Foreign Aid Tour - Karriba Dam [ Biz/ed Virtual Developing Country ]


The Kariba Dam

The History of Aid in Zambia

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Zambia has received foreign aid since the mid-1960s. There was a significant increase in the 1970s and again in the early 1990s in both per capita and on a percentage of GDP basis. This increase was due to the poor performance of the Zambian economy, due in part to the decline in copper prices. The importance of foreign aid during the early 1990s was enormous. In 1992 Overseas Development Assistance amounted to 67% of export earnings and 77% of total public expenditure. About 80% of all Zambia's capital expenditure was financed through foreign aid.

In the 1970s and 1980s most foreign aid was directed to agriculture, education, infrastructure and health. Much of this development assistance came from the World Bank. Up until 1978 Zambia was not entitled to borrow at concessionary rates from the IDA and had to borrow from the IBRD at commercial rates. Since 1984 after a period of borrowing from both the IRBD and the IDA, its multilateral development assistance came from the IDA.

Kariba Dam
Kariba Dam

Zambia also received considerable amount of bilateral aid from Canada, Denmark, Finland, Japan, The Netherlands, Norway, Sweden, the UK and the USA. In the 1970s and 1980s both Multilateral and Bilateral Assistance were largely free of any of the strict conditions of macroeconomic stabilisation and structural adjustment, that were being imposed by the IMF on Zambia in return for loans to support its balance of payments difficulties. Indeed some of these bilateral donors questioned the stringency of the conditions and increased their assistance when the IMF and World Bank imposed conditionality.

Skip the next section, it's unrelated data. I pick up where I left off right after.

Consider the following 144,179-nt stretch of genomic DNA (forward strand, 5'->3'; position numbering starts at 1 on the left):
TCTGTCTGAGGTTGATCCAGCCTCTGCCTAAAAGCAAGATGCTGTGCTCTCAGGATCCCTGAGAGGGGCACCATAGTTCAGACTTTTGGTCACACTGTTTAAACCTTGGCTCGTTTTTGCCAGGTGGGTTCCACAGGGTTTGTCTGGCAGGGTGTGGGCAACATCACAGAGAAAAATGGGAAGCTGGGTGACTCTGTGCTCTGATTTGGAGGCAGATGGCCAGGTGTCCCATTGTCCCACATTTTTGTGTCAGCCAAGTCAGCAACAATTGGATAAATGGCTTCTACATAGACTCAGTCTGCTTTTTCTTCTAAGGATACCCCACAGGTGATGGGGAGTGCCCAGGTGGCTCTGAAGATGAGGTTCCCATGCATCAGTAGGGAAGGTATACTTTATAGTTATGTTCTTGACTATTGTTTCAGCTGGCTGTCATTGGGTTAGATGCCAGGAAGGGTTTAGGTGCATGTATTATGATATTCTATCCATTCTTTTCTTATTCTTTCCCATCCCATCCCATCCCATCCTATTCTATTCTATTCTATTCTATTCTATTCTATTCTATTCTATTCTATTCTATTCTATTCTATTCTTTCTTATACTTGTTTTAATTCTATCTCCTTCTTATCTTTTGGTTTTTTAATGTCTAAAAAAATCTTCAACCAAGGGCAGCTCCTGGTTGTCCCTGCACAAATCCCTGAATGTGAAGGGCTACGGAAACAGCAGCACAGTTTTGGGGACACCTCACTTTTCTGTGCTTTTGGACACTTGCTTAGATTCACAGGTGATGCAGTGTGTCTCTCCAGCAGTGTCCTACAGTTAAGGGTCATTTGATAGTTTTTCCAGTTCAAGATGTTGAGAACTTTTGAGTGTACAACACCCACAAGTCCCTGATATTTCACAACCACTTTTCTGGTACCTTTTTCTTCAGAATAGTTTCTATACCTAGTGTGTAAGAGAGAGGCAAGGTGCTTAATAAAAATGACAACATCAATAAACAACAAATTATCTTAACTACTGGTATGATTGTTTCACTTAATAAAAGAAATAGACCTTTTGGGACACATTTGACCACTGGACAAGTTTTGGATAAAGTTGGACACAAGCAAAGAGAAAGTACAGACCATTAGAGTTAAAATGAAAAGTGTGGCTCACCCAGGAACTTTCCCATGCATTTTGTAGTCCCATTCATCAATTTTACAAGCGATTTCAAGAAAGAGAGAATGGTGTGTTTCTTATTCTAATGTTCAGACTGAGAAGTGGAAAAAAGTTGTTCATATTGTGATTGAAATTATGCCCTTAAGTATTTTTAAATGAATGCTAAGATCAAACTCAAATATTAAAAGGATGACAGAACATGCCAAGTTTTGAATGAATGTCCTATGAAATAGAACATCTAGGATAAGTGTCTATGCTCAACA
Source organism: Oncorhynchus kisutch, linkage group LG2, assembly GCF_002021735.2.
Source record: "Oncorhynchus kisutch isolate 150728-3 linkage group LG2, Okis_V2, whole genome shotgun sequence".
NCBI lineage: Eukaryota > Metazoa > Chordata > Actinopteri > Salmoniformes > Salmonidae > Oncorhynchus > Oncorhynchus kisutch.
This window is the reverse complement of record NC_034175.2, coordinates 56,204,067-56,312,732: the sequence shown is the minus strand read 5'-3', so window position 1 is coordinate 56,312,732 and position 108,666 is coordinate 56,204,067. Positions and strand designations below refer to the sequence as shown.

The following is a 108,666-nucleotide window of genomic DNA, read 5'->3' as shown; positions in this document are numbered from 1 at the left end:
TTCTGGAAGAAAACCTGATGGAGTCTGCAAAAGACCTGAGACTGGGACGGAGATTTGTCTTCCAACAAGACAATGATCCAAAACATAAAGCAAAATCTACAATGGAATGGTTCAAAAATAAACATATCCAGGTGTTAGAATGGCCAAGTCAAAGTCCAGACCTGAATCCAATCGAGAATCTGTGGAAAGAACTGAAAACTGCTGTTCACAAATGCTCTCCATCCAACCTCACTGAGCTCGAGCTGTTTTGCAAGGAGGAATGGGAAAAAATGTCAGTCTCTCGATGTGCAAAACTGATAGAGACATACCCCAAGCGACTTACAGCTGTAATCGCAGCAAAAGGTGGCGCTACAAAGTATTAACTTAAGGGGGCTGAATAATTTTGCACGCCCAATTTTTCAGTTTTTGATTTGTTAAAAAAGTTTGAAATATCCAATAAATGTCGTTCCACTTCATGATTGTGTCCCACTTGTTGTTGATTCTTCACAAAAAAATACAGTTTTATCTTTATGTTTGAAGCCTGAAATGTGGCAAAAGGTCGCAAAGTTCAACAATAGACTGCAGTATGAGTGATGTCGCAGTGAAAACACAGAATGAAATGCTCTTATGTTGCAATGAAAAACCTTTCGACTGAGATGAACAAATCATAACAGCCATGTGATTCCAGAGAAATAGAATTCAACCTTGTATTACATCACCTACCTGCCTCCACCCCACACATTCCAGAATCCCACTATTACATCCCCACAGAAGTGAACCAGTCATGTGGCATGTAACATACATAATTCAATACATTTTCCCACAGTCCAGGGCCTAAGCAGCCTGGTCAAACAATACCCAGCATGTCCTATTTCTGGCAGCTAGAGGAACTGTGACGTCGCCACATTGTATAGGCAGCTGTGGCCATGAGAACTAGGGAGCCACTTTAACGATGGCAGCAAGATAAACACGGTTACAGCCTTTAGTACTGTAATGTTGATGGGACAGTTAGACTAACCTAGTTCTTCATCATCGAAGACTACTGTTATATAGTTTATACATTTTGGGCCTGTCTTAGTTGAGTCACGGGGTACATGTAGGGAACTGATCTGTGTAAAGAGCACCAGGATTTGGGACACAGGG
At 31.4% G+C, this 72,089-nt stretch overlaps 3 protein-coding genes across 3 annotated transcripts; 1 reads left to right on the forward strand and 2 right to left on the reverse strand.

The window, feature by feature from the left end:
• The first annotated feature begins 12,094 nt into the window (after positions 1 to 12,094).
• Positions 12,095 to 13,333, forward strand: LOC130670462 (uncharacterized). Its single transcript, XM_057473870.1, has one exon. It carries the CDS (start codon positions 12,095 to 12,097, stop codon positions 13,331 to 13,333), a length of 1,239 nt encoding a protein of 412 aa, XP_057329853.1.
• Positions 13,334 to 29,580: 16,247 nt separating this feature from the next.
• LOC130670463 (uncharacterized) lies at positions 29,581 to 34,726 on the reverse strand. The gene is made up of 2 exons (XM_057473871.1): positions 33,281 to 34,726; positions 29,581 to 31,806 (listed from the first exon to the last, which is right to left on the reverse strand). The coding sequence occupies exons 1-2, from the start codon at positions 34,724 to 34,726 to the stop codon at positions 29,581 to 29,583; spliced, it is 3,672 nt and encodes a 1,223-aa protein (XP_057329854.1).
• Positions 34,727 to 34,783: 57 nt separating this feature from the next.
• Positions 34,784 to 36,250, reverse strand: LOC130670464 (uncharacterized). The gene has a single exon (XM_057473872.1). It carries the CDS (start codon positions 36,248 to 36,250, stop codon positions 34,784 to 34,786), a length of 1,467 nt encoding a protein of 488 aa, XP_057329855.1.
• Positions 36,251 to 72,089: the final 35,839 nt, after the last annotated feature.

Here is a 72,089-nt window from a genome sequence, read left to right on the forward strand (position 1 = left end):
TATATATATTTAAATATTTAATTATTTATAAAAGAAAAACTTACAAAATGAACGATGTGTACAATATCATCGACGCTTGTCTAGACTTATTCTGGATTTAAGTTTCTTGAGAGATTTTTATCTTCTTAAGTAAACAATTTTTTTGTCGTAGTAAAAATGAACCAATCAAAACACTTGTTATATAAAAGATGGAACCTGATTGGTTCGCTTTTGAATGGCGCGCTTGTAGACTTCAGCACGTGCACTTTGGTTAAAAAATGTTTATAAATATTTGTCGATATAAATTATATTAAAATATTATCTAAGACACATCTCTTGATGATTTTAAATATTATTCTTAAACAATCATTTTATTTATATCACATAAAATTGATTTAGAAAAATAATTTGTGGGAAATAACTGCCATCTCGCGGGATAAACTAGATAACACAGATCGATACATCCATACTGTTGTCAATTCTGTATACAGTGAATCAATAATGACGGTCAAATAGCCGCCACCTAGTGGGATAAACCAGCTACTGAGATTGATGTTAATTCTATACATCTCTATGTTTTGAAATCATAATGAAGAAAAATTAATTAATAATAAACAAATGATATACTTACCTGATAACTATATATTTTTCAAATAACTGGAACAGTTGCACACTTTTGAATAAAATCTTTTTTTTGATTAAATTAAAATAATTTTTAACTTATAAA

However in the 1990s due to the reoccurring balance of payments deficits several donors shifted from project to programme aid where supporting the balance of payments was seen as being more important. The funds were used to either ensure the supply of imports and to repay Zambia's external debt that had grown significantly since the 1970s. Increasingly bilateral donors were also tying their aid to the conditions of good governance, democratic government and human rights. Indeed the majority of Zambia's bilateral donors withheld balance of payments support between 1996 and 1998 because of concern about abuses of democracy. Although programme aid aimed at the balance of payments was being used as a tool for bringing about political and economic change project aid continued.

In the mid 1990s despite considerable debt forgiveness from donors such as the grouping of bilateral donors known as the Paris Club, servicing Zambia's debt accounted for 80% of the balance of payment support that it received from its donors.

In 1999 The Paris Club agreed to write off 67% of the debt and reschedule the remaining 33% on more concessional terms. At present the World Bank is lobbying the bilateral and multilateral donors such as the IMF that Zambia should be given Highly Indebted Poor Country (HIPC) status. This will enable debt reduction on much of its multilateral debt. Why does Zambia not qualify for such status?

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Related Glossary Items:
World Bank
IBRD
International Development Association (IDA)
Official Development Assistance (ODA)
Paris Club
Soft loan
Tied aid
Bilateral aid

Related Theories:
World Bank
Development Assistance Philosophy
Types of Aid